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President Kennedy and Cold War

The two presidents Kennedy and Johnson found themselves facing the hard trials of the Cold War. Both presidents fought to plan a solid image of the U.S. to encourage the country’s associates that they were on the good side and that the U.S. would guard them from the Socialist hazard.

One of the main subjects of Kennedy’s presidential campaign in 1960 was the incompetence of the Eisenhower management to sheltered Third World countries on the side of Americans. According to Evans (2007), to win new associates over to the United States Kennedy built his foreign policy on the idea of nation construction and “peaceful revolution” (in dissimilarity to the Soviet leader Khrushchev’s impression of “arts of national freedom”). Kennedy also depended on the CIA to carry out secret actions against unwanted governments: Operation Mongoose in Cuba, the murder of Congolese President Lumumba, the revolution contrary to Brazilian President Joao Goulart and the assassination of Vietnamese puppet President Ngo Dinh Diem were all activities carried out by, or with the vital influence of, the CIA.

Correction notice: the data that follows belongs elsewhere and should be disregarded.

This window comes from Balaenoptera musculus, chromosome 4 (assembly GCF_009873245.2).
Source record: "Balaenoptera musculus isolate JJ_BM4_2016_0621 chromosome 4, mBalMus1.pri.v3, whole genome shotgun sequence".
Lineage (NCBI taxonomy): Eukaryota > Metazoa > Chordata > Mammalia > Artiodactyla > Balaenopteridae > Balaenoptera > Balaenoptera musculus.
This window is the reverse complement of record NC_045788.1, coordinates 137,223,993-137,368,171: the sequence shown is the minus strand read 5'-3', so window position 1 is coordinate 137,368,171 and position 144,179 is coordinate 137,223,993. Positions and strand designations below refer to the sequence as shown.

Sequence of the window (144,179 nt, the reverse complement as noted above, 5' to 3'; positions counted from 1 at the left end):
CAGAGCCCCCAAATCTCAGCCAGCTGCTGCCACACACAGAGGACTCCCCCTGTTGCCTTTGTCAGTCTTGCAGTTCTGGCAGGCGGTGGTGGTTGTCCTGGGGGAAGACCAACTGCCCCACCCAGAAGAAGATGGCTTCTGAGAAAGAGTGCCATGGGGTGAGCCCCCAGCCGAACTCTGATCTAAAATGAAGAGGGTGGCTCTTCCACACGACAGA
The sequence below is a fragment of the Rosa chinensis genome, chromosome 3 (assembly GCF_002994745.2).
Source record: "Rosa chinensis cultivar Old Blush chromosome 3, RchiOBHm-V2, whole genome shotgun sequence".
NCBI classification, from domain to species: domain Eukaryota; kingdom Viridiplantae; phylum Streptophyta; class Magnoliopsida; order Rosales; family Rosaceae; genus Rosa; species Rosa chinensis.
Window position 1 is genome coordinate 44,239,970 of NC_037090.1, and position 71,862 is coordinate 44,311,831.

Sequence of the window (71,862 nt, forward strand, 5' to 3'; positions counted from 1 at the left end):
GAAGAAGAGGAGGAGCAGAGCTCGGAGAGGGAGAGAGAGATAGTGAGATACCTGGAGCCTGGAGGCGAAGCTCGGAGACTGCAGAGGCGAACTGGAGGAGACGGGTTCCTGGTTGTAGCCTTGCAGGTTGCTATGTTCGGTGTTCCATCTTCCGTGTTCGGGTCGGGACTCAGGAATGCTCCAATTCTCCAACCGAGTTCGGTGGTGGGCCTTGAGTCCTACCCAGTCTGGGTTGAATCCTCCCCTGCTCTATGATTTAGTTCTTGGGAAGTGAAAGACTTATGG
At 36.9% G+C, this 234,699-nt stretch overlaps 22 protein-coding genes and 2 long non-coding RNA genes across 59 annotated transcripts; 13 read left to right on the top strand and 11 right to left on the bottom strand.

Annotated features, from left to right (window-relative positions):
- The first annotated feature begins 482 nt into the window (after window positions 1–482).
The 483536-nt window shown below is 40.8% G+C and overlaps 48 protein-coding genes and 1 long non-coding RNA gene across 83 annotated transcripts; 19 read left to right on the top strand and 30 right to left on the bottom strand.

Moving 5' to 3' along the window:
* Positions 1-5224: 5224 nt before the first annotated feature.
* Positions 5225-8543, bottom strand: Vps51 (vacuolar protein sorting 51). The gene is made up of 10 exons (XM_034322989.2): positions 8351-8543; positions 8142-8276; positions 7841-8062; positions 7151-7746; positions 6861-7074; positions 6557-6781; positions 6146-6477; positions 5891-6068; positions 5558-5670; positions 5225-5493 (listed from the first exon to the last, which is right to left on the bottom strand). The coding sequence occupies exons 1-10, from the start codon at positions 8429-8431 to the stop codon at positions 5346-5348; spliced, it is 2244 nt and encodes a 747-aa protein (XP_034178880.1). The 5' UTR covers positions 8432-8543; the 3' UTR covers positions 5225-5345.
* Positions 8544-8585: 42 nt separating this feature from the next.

In spite of the growth in the number of groups and specialists sent to Vietnam by Kennedy, the name of Lyndon Johnson has become permanently associated with the Vietnam War. According to Schlesinger (2002) we see that succeeding the uncertain Gulf of Tonkin incident (an occasion which, as ensuing indication established, never occurred), Johnson prospered in creating Congress pass the Gulf of Tonkin Determination, a complete check given to the President “to take all essential actions to deter any armed outbreak in contradiction of the forces of the United States”.

In conclusion, both presidents have done many great things to fight unwanted government regime, Kennedy produced the Peace Corps which would sent teachers, doctors, scientists, and agronomists to the third world countries to reach the same aim that he thought the U.S. government are aiming to, which is helping the third world countries and emerging nations to shape better passage and communication schemes as well as to advance cultivation.

References:

Evans, R. (2007). Lyndon B. Johnson: The Exercise of Power. Oxford University Press.
Schlesinger, P. (2002). A Thousand Days: John F. Kennedy in the White House. American Press.